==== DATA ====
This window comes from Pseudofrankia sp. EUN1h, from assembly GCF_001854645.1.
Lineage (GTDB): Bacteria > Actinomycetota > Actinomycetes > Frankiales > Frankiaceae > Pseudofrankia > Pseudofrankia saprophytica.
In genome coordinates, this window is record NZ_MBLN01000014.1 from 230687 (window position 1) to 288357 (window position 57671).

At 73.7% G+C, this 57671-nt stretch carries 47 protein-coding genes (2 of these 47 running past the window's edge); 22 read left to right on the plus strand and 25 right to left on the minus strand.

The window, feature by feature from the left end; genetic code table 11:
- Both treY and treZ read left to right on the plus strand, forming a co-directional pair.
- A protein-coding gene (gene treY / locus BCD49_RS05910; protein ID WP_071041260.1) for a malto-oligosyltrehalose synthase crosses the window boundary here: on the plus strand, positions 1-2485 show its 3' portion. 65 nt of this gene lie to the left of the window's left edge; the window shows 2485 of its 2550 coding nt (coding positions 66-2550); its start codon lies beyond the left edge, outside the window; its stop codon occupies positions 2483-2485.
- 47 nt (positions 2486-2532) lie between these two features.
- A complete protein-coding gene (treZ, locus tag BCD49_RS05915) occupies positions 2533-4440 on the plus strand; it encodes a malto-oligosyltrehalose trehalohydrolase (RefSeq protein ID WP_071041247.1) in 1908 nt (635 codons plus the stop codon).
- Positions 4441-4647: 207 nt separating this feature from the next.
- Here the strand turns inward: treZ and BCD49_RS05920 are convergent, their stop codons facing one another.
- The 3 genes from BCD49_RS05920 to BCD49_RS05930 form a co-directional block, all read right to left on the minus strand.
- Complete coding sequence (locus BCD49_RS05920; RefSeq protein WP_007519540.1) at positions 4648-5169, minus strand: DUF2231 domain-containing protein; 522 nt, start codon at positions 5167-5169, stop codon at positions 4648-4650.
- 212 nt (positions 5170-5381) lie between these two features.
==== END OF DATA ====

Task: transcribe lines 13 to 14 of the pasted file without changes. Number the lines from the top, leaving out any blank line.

- Complete coding sequence (locus BCD49_RS05920; RefSeq protein WP_007519540.1) at positions 4648-5169, minus strand: DUF2231 domain-containing protein; 522 nt, start codon at positions 5167-5169, stop codon at positions 4648-4650.
- 212 nt (positions 5170-5381) lie between these two features.